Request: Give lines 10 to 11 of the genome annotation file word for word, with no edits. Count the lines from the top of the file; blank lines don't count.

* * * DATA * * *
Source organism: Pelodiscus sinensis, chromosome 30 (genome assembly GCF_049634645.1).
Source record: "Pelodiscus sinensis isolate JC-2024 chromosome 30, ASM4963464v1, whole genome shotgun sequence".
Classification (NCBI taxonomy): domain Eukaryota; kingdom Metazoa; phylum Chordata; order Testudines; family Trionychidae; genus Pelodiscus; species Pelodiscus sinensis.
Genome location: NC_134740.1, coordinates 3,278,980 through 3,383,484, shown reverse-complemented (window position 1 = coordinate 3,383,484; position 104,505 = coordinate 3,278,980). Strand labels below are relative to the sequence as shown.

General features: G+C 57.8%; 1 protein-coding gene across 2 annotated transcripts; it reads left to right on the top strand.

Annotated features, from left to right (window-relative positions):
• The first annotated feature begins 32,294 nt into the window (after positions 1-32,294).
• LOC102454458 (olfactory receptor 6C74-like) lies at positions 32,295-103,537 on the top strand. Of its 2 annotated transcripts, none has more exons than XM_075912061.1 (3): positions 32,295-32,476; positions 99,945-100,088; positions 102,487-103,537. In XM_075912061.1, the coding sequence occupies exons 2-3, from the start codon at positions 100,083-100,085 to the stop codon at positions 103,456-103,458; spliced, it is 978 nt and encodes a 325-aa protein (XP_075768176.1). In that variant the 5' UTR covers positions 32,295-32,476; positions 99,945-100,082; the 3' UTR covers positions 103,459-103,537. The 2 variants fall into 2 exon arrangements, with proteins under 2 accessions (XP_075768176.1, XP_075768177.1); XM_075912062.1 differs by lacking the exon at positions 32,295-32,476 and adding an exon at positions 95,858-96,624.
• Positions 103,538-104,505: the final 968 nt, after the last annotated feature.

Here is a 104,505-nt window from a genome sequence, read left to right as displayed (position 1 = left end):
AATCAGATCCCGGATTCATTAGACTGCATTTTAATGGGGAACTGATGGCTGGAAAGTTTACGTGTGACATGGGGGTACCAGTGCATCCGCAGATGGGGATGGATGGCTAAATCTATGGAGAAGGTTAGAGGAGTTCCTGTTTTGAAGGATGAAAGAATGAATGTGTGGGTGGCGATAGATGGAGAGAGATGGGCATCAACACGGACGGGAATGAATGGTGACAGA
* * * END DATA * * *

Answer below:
Here is a 104,505-nt window from a genome sequence, read left to right as displayed (position 1 = left end):
AATCAGATCCCGGATTCATTAGACTGCATTTTAATGGGGAACTGATGGCTGGAAAGTTTACGTGTGACATGGGGGTACCAGTGCATCCGCAGATGGGGATGGATGGCTAAATCTATGGAGAAGGTTAGAGGAGTTCCTGTTTTGAAGGATGAAAGAATGAATGTGTGGGTGGCGATAGATGGAGAGAGATGGGCATCAACACGGACGGGAATGAATGGTGACAGA